Phils should put up more Climate Field School, rainwater harvesters, organic compost facilities—Loren Legarda

January 17, 2022

Philippines should put up more Climate Field School (CFS) similar to one in Siargao Island, rainwater harvesters, and organic compost facilities in order to adapt to climate change and flourish its agriculture sector amid weather-related disasters.

   Climate change, and its destructions as that of Odette all over Visayas and Mindanao, can no longer be ignored if Philippines’ agriculture sector should take off, according to House Deputy Speaker and Antique Rep. Loren Legarda.

   Speaking at the Philippine Chamber of Agriculture and Food Inc.’s (PCAFI) Halalan 2022 Para sa AGrikultura, Legarda said she will be pushing for “greening” of the supply chain once elected senator.

   PCAFI President Danilo V. Fausto, along with Alyansa Agrikultura’s Ernesto Ordonez, and three other farm-based groups are orienting 2022 election candidates on the plight of Philippines’ agriculture. Others proposing recommendations are Federation of Free Farmers Chairman Sec. Leonardo Q. Montemayor, National Scietnist Dr. Emil Q. Javier, and Rice Watch Chairman Hazel Tanchuling.

   A Climate Field School for Farmers and Fisherfolks was first established in Dumangas, Leyte.

   Its 16 module program for farmers includes 1. Climate, Pests and Diseases, Crop Growth & Development 2. Cropping System/Pattern and Climate-Related Risks 3. Understanding Weather and Climate and Climate Parameters 4. Weather and Climate Information Products 5. Forecast Interpretation, Translation and Communication, and 6. Forecasts Generation.

   The rest of the training is on Incorporating Climate Forecast in Decision Making, Understanding Forward and Backward institutional linkages in Agriculture Sector

Learning, and Implementing the Rice Integrated Crop Management System Palay Check.

   Legarda said coastal greenbelts, largely planted with mangroves as that found in Del Carmen, Siargao Island, should be put up nationwide.

Mangrove-planted coastal greenbelts help protect islands from disastrous typhoons. Credit-CNN 

   “Their mangroves, their coastal greenbelt in Del Carmen, Siargao, helped them against the (typhoon destructions).  Their destruction has not been as serious as those in other local governments units in the island of Siargao,” Legarda said.

   She may not be the author of the Rainwater Collection and Springs Development Act of 1989, said Legarda. But she is pushing for rainwater harvester’s establishment in each barangay.

   “It makes sense because there’s so much water, but we don’t have water,” she said.

   Arsenio “Toto” Barcelona, president of vegetable producer Harvest Agribusiness Corp, said during the online forum that National Irrigation Administration’s (NIA) irrigation facilities irrigate largely rice only.

   “It’s high time we rationalize how we use our resources especially we are made up of many islands, so our waterways are not continuous.  Water resources should be done on island basis.  There should be a regionalized development of water resources,” said Barcelona.

   “NIA, under the Office of the President, has its 85 to 90% irrigation going just to rice fields.  We should look into this. We should see the importance of irrigation on the productivity of vegetables and fruits.”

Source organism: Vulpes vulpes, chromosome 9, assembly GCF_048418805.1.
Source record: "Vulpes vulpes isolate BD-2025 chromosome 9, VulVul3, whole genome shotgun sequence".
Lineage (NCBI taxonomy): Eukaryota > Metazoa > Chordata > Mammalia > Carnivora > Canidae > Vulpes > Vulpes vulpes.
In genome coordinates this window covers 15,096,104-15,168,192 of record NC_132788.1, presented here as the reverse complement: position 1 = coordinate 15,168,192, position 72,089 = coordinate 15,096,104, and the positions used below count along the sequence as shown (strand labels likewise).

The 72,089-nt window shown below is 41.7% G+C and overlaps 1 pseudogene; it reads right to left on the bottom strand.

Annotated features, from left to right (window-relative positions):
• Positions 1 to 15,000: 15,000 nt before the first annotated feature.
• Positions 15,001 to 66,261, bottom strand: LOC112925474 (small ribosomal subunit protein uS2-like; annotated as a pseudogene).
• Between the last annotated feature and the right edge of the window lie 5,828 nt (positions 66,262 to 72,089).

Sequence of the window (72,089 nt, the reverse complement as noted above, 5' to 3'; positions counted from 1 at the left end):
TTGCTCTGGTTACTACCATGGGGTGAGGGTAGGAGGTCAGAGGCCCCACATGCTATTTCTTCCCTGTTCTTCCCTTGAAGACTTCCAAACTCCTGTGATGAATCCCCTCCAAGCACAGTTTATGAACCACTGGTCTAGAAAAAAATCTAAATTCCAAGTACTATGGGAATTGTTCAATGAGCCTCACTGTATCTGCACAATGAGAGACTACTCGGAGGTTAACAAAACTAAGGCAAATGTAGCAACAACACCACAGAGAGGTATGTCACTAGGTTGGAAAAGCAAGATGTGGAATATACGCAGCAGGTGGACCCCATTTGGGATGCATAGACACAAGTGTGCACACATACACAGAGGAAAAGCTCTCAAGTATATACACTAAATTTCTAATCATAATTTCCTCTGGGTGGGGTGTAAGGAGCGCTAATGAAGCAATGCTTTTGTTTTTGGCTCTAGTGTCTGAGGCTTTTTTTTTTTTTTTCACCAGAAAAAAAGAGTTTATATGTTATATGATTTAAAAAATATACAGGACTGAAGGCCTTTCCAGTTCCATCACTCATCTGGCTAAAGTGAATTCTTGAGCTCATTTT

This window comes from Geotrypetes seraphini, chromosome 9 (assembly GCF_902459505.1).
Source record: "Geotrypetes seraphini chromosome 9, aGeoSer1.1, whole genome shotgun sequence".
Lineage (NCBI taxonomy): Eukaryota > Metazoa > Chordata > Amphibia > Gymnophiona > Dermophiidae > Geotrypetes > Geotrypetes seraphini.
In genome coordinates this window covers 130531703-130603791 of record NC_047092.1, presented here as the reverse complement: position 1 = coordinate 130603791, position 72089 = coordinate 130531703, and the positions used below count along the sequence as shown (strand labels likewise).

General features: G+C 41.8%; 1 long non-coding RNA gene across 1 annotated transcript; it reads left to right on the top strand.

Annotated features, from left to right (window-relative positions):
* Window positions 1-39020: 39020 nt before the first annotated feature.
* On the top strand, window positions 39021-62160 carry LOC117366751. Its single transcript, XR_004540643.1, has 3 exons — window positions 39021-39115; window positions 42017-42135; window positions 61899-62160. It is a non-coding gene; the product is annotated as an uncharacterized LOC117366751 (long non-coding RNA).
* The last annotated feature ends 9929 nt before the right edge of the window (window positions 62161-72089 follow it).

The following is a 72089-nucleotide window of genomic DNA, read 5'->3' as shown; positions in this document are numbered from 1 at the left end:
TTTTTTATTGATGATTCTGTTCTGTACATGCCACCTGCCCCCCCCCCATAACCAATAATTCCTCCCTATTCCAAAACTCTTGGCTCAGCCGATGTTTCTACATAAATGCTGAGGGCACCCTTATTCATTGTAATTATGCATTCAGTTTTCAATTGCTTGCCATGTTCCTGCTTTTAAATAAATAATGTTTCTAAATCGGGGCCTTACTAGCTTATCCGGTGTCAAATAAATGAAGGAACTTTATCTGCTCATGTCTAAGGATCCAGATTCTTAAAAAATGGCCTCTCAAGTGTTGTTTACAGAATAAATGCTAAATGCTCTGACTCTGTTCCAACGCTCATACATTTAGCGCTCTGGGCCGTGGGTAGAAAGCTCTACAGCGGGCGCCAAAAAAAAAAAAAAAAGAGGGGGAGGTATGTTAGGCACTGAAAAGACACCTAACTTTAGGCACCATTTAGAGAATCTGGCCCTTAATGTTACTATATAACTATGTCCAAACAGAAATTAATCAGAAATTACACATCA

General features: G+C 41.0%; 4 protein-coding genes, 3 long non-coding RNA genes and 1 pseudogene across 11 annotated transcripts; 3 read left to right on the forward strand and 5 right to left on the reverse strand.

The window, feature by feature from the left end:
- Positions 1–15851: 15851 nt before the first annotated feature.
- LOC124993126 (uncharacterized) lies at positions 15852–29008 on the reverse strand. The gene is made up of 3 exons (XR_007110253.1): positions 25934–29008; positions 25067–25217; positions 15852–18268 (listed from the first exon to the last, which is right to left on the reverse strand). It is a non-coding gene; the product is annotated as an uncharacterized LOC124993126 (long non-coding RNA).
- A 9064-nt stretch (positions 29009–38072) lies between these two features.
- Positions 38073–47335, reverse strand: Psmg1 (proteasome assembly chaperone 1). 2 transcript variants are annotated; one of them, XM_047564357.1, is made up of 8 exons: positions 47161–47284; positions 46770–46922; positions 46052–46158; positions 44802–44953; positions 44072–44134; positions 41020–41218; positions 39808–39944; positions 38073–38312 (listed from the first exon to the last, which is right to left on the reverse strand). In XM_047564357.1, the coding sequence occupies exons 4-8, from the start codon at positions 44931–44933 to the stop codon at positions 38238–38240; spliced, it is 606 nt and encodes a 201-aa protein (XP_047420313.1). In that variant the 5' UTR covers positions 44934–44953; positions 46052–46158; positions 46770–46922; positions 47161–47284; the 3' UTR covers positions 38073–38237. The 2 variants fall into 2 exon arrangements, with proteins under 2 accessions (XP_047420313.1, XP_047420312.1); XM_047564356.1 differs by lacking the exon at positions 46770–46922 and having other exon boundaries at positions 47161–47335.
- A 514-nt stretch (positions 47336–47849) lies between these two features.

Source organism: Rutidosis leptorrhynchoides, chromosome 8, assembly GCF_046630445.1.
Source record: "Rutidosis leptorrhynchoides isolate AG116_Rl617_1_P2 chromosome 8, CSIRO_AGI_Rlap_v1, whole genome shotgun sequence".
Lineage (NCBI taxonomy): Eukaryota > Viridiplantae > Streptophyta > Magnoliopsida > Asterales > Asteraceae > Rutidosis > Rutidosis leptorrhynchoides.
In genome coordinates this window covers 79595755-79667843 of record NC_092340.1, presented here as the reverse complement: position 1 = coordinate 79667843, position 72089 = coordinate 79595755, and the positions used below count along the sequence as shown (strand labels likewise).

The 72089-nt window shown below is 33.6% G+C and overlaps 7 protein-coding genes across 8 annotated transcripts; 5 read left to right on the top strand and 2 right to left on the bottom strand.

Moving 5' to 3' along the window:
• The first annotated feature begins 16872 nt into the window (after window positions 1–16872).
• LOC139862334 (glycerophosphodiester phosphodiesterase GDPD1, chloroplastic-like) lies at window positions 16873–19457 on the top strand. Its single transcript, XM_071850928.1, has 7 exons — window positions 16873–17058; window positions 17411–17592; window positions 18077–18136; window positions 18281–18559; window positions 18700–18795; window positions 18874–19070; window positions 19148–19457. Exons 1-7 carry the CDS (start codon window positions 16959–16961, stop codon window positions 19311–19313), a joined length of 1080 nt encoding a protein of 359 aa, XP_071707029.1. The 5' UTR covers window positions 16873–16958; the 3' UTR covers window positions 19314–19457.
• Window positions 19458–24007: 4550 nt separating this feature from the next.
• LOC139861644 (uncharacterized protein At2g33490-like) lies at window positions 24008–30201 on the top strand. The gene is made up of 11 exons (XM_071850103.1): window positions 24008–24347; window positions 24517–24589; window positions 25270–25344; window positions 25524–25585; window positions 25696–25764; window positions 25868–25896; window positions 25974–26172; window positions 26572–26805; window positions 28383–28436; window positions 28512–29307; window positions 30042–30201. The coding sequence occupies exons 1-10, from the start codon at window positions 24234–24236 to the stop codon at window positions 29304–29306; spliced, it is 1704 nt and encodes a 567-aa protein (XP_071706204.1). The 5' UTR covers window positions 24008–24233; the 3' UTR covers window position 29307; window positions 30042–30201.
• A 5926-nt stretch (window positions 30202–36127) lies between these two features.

Barcelona said the Philippines has one of the lowest yield in high value crops among Association of Southeast Asian Nations due to deficiencies in irrigation practice.    

   “So we should give importance to new technology in irrigation especially precision irrigation,” he said.

   Legarda said organic composting should also be practiced among farmers as rice straws, animal manure, and other organic wastes are a ubiquitous source of fertilizers.

   PCAFI and the four farm-based groups have been orienting 2022 candidates on the state of Philippine agriculture and have filed the following recommendations:

  1. Allocation of at least 10% of GDP (Gross Domestic Product) budget for agriculture which is just “fair” considering its GDP contribution of 10%.  At present, the sector just gets 1.5% budget.  Livestock and poultry contributes 27.7% to agriculture while it only gets 5.6% of the budget.  Corn contributes 6.4%, but it only gets 1.7% of DA budget.
  2. Tariff collections should be used to develop the corresponding sector—Corn, fisheries, livestock and poultry tariff should be used to develop corn, fisheries, livestock and poultry sectors.
  3. The Safeguard Measures Act, Anti Dumping Act, among others, should protect local farmers from unfair competition from imports.
  4. National Irrigation Administration should be administered by DA for proper irrigation coordination.
  5. The Bureau of Agriculture Cooperatives should be created under DA
  6. Local government Units should allocate funds for agriculture extension as part of the proposed Province-led Agriculture and Fisheries Extension System (PAFES) to ensure farmers get direct assistance on technology.
  7. Convergence of DA, Department of Trade and Industry, and Department of Science and Technology to promote food and beverage manufacturing
  8. Establishment of agro-industrial hubs and corridors
  9. Passage of Land Use Bill to preserve agricultural lands
  10. Diversification of agriculture production to invest more in horticultural and industrial crops, poultry, livestock, fisheries
  11. Developing biotechnology, food science, automation, digitalization to enhance productivity and competitiveness
  12. Regreening, watershed management, and agro-forestry implementation. (Melody Mendoza Aguiba)

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